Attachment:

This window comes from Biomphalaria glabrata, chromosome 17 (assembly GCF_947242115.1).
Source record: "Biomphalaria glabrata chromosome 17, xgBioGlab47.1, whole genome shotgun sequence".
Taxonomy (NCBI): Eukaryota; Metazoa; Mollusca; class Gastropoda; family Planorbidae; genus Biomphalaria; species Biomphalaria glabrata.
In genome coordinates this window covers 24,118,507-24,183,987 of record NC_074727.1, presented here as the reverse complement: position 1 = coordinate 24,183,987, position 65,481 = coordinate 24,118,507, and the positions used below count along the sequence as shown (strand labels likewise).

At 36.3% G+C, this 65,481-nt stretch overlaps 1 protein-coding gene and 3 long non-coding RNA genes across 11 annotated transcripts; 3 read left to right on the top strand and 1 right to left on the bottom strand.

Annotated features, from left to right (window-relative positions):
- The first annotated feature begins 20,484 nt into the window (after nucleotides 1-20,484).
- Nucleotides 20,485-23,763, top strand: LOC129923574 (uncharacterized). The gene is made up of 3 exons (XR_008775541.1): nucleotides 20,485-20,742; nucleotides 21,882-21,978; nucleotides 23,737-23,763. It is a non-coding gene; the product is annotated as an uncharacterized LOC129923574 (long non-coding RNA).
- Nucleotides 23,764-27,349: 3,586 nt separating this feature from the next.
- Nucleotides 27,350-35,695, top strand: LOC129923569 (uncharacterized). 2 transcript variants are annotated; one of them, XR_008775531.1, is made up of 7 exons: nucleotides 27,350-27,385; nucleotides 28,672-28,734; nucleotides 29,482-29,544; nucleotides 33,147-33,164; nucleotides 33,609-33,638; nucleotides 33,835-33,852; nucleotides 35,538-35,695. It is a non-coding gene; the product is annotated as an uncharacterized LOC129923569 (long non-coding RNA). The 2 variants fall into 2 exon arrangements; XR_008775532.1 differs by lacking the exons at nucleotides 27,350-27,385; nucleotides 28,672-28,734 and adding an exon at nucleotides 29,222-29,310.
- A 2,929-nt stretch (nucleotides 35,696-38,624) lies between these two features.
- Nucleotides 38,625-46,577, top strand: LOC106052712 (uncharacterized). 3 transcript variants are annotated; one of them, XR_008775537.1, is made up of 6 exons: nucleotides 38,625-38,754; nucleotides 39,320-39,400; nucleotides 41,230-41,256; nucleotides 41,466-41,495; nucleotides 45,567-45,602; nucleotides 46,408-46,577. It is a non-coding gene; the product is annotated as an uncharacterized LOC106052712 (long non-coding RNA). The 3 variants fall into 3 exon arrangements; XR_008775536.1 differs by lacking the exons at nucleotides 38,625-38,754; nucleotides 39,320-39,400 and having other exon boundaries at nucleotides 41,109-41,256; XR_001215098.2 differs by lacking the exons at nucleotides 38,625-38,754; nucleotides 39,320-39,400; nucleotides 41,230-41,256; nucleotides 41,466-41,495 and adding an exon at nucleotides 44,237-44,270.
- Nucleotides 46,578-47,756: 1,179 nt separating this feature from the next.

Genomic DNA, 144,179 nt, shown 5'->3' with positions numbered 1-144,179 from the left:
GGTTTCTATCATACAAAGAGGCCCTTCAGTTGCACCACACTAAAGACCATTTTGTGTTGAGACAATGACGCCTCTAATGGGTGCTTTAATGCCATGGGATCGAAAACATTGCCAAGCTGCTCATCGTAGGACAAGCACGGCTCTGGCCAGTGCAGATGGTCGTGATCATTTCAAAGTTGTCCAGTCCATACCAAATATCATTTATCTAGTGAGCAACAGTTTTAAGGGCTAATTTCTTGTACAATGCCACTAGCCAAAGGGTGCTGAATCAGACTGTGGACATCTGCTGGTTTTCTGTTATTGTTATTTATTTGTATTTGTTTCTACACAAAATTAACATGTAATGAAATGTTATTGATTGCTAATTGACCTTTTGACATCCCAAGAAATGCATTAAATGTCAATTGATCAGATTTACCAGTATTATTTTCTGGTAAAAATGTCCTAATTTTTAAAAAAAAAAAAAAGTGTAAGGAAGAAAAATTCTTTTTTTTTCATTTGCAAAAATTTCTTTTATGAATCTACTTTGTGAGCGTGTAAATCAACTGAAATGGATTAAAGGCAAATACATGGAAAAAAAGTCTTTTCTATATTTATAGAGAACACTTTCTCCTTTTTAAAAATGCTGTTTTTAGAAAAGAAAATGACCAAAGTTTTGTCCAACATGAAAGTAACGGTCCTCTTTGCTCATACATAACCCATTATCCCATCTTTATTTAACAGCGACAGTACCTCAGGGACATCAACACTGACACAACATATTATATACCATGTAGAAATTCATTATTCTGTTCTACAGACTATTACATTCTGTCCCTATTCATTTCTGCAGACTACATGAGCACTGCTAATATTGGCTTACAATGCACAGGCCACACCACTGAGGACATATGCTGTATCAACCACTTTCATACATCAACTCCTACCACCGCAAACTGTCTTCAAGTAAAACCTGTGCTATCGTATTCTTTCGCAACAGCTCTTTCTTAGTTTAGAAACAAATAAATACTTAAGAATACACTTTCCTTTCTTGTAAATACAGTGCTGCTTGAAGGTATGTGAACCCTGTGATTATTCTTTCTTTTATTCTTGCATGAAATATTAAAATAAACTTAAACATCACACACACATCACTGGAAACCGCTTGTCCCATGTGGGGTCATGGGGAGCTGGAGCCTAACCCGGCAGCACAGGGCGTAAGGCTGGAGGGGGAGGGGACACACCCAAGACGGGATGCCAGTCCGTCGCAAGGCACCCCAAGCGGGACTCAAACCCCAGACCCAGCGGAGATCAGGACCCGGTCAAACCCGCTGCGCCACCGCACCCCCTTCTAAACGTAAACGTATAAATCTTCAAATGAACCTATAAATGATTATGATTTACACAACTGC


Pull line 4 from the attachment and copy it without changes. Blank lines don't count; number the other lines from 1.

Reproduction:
In genome coordinates this window covers 24,118,507-24,183,987 of record NC_074727.1, presented here as the reverse complement: position 1 = coordinate 24,183,987, position 65,481 = coordinate 24,118,507, and the positions used below count along the sequence as shown (strand labels likewise).